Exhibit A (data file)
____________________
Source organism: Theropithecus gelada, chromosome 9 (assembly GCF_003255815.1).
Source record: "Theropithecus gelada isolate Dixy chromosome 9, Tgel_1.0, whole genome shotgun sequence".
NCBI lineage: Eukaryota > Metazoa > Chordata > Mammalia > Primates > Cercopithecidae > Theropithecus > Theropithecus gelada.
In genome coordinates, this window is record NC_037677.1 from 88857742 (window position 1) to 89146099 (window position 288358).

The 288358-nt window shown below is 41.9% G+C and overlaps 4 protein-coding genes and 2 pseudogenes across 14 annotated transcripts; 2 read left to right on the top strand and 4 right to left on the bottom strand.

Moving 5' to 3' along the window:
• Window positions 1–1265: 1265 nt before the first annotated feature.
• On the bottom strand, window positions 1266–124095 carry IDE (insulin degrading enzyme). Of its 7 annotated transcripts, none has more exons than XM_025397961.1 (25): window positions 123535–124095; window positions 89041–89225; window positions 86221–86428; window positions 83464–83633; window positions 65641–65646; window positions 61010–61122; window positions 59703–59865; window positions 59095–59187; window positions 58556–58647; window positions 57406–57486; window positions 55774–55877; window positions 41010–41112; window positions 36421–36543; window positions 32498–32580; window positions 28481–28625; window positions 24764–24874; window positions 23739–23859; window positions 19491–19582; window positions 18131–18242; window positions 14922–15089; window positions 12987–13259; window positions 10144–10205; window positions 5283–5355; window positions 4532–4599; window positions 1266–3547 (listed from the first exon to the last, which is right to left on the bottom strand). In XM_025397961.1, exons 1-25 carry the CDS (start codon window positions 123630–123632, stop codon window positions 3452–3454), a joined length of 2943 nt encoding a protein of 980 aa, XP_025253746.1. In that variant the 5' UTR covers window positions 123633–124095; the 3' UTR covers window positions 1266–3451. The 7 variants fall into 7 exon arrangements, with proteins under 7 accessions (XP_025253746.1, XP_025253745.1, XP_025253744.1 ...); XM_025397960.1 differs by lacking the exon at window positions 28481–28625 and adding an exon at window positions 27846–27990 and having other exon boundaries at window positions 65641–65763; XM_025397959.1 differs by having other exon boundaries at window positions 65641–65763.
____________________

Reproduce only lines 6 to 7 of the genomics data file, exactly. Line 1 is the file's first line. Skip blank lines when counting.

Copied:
Moving 5' to 3' along the window:
• Window positions 1–1265: 1265 nt before the first annotated feature.